You have it all understood. While you don't need to connect them exactly as you have noted, it's certainly a great way to keep things organized.

Link to comment
Share on other sites

                               Internet
|
|
Router
|
|
Managed 1 Gbit Switch
| |
| |
Unm. 1 Gbit Sw. Unm. 100 Mbit Sw.

I'd go for this arrangement if there is going to be any significant traffic across the 2 1Gb switches, otherwise your router is going to throttle this to 100Mb.

Link to comment
Share on other sites

                               Internet
|
|
Router
|
|
Managed 1 Gbit Switch
| |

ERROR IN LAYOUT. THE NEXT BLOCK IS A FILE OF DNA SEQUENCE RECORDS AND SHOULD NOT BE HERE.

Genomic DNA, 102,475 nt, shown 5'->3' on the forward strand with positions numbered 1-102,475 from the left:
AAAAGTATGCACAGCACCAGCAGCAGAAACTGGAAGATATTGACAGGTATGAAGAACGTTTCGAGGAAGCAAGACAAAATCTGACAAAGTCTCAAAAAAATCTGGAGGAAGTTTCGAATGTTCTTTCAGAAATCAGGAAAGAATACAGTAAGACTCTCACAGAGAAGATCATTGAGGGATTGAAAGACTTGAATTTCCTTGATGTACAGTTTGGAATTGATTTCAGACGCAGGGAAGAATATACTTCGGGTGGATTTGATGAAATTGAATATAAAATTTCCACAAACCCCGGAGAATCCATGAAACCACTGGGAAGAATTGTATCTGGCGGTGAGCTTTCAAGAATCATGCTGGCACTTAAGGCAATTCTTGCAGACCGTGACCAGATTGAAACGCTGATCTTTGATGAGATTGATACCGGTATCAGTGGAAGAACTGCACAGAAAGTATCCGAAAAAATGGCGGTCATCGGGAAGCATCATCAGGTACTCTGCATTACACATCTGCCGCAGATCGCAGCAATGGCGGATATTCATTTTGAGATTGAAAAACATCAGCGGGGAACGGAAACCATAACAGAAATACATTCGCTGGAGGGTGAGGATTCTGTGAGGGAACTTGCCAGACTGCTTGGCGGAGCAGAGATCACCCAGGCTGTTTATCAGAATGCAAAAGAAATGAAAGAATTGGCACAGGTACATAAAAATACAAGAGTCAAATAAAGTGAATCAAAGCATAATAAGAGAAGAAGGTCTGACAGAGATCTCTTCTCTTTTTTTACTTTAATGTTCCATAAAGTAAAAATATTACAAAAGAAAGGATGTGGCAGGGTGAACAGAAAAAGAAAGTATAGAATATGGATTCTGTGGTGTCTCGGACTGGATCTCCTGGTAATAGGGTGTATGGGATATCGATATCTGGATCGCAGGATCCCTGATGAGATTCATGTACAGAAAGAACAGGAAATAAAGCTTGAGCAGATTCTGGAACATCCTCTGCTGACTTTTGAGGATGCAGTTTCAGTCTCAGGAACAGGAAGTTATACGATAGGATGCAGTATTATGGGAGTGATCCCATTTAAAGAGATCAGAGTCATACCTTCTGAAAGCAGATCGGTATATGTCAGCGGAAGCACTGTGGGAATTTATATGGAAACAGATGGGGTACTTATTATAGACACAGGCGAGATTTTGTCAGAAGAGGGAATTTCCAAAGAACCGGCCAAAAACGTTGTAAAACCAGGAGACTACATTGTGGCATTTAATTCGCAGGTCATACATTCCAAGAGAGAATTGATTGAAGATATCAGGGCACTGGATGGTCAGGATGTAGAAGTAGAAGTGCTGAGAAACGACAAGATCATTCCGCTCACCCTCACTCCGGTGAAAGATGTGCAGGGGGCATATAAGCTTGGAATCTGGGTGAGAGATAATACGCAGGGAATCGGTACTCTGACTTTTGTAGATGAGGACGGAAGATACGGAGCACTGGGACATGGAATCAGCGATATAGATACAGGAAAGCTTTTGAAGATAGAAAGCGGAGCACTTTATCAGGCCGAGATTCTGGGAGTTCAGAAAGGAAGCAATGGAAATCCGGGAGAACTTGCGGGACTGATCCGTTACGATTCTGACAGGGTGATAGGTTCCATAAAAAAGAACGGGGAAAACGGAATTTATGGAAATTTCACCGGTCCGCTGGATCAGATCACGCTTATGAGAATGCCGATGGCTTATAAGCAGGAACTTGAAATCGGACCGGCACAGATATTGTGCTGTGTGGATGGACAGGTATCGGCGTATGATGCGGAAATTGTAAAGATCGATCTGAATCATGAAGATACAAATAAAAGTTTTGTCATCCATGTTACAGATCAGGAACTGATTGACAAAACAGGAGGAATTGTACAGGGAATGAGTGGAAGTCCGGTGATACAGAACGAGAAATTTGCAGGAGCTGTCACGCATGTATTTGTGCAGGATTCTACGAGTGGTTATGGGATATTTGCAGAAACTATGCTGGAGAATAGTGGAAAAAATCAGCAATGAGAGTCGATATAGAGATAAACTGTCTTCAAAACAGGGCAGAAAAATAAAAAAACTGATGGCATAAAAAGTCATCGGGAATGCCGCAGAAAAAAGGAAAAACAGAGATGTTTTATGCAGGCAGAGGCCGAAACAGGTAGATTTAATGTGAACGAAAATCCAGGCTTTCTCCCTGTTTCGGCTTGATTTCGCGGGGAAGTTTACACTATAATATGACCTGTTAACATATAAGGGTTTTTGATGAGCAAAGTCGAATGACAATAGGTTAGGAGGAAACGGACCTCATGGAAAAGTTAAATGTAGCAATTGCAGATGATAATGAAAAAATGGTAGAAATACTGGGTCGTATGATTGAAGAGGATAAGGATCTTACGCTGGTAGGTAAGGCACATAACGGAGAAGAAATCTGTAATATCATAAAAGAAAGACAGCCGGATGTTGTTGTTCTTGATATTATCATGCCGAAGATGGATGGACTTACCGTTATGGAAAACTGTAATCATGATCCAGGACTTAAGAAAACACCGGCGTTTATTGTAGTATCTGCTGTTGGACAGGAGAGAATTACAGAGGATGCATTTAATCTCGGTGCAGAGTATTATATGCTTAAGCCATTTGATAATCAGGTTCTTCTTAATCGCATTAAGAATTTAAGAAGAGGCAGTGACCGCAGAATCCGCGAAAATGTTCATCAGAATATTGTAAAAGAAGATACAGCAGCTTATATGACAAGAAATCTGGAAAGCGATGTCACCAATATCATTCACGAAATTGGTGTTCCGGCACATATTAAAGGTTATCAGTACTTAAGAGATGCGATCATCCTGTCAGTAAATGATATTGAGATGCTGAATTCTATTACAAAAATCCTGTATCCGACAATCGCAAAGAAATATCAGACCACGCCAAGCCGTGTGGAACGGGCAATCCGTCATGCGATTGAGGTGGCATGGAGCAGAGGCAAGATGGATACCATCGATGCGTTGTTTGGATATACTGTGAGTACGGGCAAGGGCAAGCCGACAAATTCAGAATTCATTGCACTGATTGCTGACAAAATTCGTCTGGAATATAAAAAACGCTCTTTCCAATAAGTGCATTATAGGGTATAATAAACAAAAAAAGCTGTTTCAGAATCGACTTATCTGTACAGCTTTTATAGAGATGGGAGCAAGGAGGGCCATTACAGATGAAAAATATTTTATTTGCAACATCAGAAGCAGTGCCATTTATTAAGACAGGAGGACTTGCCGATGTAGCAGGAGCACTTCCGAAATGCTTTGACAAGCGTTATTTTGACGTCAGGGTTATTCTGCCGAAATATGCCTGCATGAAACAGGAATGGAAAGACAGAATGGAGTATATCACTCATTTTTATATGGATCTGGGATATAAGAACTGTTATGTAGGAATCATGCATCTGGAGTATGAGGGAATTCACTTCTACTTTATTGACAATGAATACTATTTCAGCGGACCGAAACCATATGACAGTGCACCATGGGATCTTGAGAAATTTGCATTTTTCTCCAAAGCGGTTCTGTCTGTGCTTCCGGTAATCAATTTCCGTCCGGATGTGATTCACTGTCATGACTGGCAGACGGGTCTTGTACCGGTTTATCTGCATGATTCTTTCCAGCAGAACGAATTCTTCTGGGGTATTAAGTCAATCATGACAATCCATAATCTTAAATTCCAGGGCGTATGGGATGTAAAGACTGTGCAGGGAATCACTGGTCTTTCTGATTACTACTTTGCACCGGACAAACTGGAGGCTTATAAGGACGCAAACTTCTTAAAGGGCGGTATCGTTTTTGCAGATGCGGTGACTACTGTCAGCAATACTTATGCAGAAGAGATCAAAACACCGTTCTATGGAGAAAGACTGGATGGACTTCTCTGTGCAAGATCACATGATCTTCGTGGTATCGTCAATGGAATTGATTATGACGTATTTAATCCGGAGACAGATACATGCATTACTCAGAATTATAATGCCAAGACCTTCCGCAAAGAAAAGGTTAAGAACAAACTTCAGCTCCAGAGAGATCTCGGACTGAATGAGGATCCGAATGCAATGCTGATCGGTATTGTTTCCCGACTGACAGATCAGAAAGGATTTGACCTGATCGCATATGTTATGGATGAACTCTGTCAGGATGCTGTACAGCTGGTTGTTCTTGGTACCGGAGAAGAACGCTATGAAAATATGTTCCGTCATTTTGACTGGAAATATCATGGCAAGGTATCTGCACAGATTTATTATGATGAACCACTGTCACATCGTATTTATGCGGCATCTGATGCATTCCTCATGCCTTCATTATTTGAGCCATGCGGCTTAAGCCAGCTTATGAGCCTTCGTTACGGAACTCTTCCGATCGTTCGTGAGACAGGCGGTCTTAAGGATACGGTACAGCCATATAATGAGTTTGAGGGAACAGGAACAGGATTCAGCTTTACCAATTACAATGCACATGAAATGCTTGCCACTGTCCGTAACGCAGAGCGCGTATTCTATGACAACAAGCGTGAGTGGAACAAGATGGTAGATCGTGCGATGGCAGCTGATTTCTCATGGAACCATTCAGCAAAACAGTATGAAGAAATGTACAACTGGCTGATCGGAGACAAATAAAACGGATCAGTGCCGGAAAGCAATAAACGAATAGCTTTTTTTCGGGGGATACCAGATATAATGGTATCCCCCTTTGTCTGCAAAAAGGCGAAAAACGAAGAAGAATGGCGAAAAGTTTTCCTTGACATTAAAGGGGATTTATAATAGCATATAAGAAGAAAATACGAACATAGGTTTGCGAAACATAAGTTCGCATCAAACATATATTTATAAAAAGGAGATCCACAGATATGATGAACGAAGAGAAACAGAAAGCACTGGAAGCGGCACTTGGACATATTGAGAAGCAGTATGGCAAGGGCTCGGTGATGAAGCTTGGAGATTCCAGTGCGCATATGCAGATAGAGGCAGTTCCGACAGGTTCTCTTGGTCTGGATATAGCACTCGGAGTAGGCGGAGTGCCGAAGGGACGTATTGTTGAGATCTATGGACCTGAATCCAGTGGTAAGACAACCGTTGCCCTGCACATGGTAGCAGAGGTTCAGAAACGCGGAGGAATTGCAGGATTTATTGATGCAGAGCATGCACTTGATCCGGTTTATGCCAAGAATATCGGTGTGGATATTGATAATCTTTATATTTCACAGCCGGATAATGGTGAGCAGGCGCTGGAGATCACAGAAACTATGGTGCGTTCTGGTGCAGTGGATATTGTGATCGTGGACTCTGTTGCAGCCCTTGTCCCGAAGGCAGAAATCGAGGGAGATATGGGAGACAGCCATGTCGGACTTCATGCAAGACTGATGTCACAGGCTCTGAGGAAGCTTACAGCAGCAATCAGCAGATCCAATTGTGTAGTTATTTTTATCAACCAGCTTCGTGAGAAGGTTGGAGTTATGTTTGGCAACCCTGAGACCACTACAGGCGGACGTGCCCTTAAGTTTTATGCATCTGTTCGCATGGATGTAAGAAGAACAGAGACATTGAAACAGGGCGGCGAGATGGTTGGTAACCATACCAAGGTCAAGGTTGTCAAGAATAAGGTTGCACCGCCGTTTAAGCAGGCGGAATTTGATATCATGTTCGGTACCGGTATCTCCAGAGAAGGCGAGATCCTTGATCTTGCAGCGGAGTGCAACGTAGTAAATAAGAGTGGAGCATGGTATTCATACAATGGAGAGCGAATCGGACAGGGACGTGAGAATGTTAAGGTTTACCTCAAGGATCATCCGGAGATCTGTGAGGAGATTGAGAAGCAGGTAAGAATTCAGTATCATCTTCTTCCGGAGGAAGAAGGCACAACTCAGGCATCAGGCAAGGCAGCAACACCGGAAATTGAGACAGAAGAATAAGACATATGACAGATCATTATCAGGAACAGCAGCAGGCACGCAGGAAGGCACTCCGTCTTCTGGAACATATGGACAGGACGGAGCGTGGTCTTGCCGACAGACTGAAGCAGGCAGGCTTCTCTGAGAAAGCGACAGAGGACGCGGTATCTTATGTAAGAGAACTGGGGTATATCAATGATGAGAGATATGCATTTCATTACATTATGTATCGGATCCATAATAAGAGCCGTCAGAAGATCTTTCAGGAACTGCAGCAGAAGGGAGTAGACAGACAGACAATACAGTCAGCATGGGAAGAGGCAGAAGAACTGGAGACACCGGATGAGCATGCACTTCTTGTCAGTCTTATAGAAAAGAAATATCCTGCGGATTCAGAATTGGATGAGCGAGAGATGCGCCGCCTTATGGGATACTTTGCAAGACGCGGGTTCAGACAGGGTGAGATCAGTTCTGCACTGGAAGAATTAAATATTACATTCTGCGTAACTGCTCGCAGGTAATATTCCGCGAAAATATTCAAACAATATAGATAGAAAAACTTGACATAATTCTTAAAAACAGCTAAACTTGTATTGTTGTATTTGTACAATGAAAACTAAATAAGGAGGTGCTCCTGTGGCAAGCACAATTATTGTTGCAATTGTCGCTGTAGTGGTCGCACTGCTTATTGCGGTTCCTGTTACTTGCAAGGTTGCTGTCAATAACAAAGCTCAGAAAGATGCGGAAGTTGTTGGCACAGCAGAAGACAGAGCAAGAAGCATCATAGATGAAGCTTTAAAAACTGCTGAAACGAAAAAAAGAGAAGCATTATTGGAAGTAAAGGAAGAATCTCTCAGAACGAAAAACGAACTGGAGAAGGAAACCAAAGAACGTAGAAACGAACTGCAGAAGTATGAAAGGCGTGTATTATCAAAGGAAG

| |
Unm. 1 Gbit Sw. Unm. 100 Mbit Sw.

Wouldn't it be wise to connect the managed 1 Gbit switch to several ports on the router, for example two ports? Is this possible at all, I wonder? And if it's possible, wouldn't this increase the maximum throughput from the managed 1 Gbit switch to the internet? Like below.

                               Internet
|
|
Router
| |
| |
Managed 1 Gbit Switch

On the router it's possible to mirror ports. The router has 4 WAN ports and 4 LAN ports. If I would connect the managed switch to the router with two cables, would it be a good idea to mirror port 1 on the router to port 2, so that both cables from the switch are basically connected to the same port?

If the above is possible at all, wouldn't it be wise to connect both unmanaged switches with two cables instead of one to the managed switch as well to increase the throughput? Like below.

                        Managed 1 Gbit Switch